Web Survey Bibliography

Title Violating Conversational Conventions Disrupts Cognitive Processing of Attitude Questions
Source Journal of Experimental Social Psychology, Volume 36, 5, pp. 465–494
Year 2010
Database ScienceDirect
Access date 18.09.2014
Abstract

This research distinguishes conversational norms from conversational conventions and tests the notion that violation of conversational conventions in attitude questions disrupts processing and reduces data quality. Our first study showed that in questions with simple, dichotomous affirmative and negative response alternatives, respondents expect the affirmative response alternative to be offered before the negative one. Four studies showed that violating this convention disrupts cognitive processing. Respondents took longer to answer questions asked unconventionally, and their answers were less predictable by their attitudinal dispositions and their demographic characteristics. In addition, answers were less responsive to manipulation of a key feature of an object of judgment. Another study ruled out a possible alternative explanation for the effect (an increase in disconfirmatory thinking) and documented that convention violation led people to generate more thoughts irrelevant to the question's topic. These disruption effects were reliable only among people for whom the cognitive work entailed by generating optimal answers to questions was most difficult.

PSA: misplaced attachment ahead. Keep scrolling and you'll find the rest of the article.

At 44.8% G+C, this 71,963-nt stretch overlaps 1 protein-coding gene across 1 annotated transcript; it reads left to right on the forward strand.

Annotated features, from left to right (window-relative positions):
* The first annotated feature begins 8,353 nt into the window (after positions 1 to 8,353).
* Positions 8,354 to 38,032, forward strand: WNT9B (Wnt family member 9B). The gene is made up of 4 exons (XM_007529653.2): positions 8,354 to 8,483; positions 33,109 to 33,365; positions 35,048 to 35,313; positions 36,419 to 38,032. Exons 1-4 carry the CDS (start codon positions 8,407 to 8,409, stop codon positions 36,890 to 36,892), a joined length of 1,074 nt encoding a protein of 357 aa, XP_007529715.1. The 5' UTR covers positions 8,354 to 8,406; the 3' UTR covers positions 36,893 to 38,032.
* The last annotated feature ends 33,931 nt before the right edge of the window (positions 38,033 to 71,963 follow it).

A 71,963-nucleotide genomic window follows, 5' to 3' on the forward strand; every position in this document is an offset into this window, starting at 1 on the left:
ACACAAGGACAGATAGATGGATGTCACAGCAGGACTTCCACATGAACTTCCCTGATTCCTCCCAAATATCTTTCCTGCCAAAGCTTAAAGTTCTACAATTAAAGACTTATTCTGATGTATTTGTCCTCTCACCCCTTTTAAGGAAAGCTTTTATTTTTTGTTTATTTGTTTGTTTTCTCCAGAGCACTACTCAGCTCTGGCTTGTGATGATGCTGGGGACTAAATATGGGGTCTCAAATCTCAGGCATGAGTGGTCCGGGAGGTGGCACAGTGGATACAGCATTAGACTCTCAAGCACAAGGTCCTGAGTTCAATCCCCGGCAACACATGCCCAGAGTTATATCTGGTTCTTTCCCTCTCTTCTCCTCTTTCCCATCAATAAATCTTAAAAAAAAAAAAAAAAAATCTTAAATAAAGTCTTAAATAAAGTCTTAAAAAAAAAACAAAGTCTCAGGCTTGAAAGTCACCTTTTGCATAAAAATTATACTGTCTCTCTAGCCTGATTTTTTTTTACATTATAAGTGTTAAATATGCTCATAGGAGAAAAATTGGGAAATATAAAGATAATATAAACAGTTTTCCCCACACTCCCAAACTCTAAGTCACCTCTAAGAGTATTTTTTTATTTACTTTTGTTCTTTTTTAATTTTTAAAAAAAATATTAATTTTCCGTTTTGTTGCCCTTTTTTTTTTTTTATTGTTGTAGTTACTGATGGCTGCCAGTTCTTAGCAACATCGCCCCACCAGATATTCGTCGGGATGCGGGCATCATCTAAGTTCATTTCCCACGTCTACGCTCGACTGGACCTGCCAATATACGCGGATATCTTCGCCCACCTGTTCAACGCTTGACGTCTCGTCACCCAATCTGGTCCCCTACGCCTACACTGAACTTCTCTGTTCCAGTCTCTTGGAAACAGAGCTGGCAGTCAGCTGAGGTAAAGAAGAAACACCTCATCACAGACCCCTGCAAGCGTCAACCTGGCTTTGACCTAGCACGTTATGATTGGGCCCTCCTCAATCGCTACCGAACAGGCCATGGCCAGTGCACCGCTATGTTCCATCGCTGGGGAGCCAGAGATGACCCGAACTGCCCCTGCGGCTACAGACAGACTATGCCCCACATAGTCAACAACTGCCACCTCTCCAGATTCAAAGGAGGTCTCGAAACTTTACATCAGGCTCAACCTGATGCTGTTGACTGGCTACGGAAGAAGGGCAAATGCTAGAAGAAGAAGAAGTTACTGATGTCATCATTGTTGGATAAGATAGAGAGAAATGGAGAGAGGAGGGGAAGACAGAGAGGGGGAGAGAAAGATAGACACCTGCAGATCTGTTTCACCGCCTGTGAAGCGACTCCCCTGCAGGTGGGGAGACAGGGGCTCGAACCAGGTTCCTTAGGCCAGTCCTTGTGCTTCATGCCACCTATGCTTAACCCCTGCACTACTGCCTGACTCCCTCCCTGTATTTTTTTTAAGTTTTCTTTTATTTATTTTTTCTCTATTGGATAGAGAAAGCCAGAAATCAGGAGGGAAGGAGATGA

Year of publication2000
Bibliographic typeJournal article
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Web survey bibliography - 2000 (231)

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